________________ CM . . . . Volume XII Number 20 . . . .June 9, 2006


Camp X: Fool’s Gold.

Eric Walters.
Toronto, ON: Puffin Canada/Penguin, 2006.
160 pp., cloth, $20.00.
ISBN 0-670-06542-0.

Grades 5-7 / Ages 9-12.

Review by Jen Waters.

** /4

Reviewed from Uncorrected and Unpublished Proofs.



Who were these men, and how did they know about us and Camp X? Maybe they didn't. Maybe they were trying to trick us into believing they knew more then they actually did. I tried to keep my face completely blank, to not reveal anything. I even stopped myself from chewing on the inside of my cheek – I didn't want them to know I was nervous. But then again, why shouldn't I be nervous? No, not nervous, terrified. The initial shock, the numbness, had worn off now and in its place I felt a gut-wrenching fear.


In Eric Walters' new book, Camp X: Fool's Gold, the author takes a break from his recent trend of writing in the "now" with such topical issues as Terry Fox, Rwanda or September 11th 2001, and he returns to the "then" with a story that is set in September 1942. Following the previous adventures of Jack and George Braun in 2002's Camp X, a story that saw the boys accidentally discover a top secret training camp for Allied spies in Whitby, ON, the two brothers and their mother have moved to Bowmanville, ON, while their father is fighting with St Patrick's regiment in Africa. But they have not managed to totally escape their pasts, and one day three thugs wearing suits and fedoras show up at their house and threaten to kill their mother if the boys do not help them find a way back into Camp X. The thieves are looking to locate a stash of gold bars that are rumored to be stored in Camp X, and the boys are their only way in. The boys’ mother is taken hostage, and the boys must take matters into their own hands by helping the thieves travel down the river (and over a waterfall) into the camp.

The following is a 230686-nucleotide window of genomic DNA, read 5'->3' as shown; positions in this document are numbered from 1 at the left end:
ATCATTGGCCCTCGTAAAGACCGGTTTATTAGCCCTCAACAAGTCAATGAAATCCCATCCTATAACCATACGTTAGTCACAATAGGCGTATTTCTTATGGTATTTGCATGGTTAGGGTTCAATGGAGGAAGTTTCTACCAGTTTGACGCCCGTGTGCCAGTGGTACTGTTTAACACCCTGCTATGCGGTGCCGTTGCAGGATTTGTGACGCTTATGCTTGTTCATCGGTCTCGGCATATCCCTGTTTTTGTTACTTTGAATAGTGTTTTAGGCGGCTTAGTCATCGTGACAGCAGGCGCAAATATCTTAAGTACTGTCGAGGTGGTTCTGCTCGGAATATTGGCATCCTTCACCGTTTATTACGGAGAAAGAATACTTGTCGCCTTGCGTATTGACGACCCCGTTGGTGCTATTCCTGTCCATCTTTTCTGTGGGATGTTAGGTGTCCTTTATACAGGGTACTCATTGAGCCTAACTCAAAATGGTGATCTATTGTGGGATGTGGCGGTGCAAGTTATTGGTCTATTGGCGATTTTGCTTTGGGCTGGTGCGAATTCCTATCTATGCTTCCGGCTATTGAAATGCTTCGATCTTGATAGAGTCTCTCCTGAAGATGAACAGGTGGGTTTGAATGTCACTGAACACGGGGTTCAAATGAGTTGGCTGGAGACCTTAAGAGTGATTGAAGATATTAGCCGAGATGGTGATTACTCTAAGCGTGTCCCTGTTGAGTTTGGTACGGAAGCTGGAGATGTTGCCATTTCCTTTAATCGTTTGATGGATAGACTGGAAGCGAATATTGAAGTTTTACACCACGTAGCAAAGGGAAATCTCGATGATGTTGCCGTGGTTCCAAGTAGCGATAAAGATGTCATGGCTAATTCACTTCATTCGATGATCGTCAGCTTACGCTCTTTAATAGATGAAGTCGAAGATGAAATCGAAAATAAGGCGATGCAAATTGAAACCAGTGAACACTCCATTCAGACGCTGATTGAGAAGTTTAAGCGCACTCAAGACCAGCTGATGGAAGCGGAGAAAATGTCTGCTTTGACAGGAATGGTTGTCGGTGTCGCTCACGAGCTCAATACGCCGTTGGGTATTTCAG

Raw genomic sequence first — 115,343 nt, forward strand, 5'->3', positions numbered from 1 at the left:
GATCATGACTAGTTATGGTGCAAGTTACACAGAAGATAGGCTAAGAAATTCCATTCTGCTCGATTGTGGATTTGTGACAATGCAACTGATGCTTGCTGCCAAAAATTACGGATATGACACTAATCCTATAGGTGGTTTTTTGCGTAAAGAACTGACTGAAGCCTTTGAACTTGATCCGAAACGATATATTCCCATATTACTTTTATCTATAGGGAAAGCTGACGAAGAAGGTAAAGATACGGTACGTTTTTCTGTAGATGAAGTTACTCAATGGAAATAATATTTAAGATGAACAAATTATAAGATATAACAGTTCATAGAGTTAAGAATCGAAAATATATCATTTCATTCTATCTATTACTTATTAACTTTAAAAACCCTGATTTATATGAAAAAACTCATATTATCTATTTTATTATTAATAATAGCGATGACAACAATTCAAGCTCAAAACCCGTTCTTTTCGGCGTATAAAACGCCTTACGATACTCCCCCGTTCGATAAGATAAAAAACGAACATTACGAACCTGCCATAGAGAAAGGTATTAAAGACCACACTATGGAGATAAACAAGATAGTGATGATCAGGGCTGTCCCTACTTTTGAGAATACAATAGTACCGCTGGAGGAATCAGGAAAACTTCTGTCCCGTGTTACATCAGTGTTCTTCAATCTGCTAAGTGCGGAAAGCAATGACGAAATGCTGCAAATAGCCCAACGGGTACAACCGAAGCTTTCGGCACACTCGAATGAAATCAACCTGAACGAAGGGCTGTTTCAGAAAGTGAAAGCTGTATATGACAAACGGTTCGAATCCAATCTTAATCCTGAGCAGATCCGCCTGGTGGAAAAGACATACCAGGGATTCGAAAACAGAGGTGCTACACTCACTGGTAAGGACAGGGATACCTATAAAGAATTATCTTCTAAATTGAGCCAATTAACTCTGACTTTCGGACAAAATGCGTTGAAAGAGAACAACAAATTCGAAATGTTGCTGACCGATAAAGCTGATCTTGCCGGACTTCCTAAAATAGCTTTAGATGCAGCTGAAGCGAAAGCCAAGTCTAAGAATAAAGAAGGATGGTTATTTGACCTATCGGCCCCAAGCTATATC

The result is a story that is filled with fast-paced action and adventure and feels like it was not only set, but also written, in an earlier time as well. There is danger, but never enough to put the boys directly in harm's way, and, if they were in such a situation, they are intelligent enough that they would almost certainly find their way out of the situation in a flash. Both conversation and circumstance call to mind a tone seen in the more traditional series of the 1940's and 1950's, series such as Enid Blyton's “Adventure” books or the “Hardy Boys.” While this does create a much more kid and adult-friendly story than many of today's crime or spy thrillers, ("oh my goodness" is uttered by one of the boys), one wonders if there is still an audience for such stories in the age of Anthony Horowitz and Eoin Colfer. Camp X: Fool's Gold is a relatively safe story that may be appreciated by young boy readers, but it is not likely to appeal to readers over 11 or 12.

Recommended with reservations.

Jen Waters is the Teen Services Librarian at the Red Deer Public Library in Red Deer, AB.

To comment on this title or this review, send mail to cm@umanitoba.ca.

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